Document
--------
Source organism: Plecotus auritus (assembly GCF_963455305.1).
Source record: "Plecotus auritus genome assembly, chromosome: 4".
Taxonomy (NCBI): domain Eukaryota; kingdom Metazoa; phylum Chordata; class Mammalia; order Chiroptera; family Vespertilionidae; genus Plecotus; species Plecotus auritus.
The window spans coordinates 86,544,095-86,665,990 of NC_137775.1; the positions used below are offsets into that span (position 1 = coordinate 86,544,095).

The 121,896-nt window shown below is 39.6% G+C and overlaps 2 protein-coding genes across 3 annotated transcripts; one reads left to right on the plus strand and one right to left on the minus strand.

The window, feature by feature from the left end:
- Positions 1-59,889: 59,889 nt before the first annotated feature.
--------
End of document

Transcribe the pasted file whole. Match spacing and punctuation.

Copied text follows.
Source organism: Plecotus auritus (assembly GCF_963455305.1).
Source record: "Plecotus auritus genome assembly, chromosome: 4".
Taxonomy (NCBI): domain Eukaryota; kingdom Metazoa; phylum Chordata; class Mammalia; order Chiroptera; family Vespertilionidae; genus Plecotus; species Plecotus auritus.
The window spans coordinates 86,544,095-86,665,990 of NC_137775.1; the positions used below are offsets into that span (position 1 = coordinate 86,544,095).

The 121,896-nt window shown below is 39.6% G+C and overlaps 2 protein-coding genes across 3 annotated transcripts; one reads left to right on the plus strand and one right to left on the minus strand.

The window, feature by feature from the left end:
- Positions 1-59,889: 59,889 nt before the first annotated feature.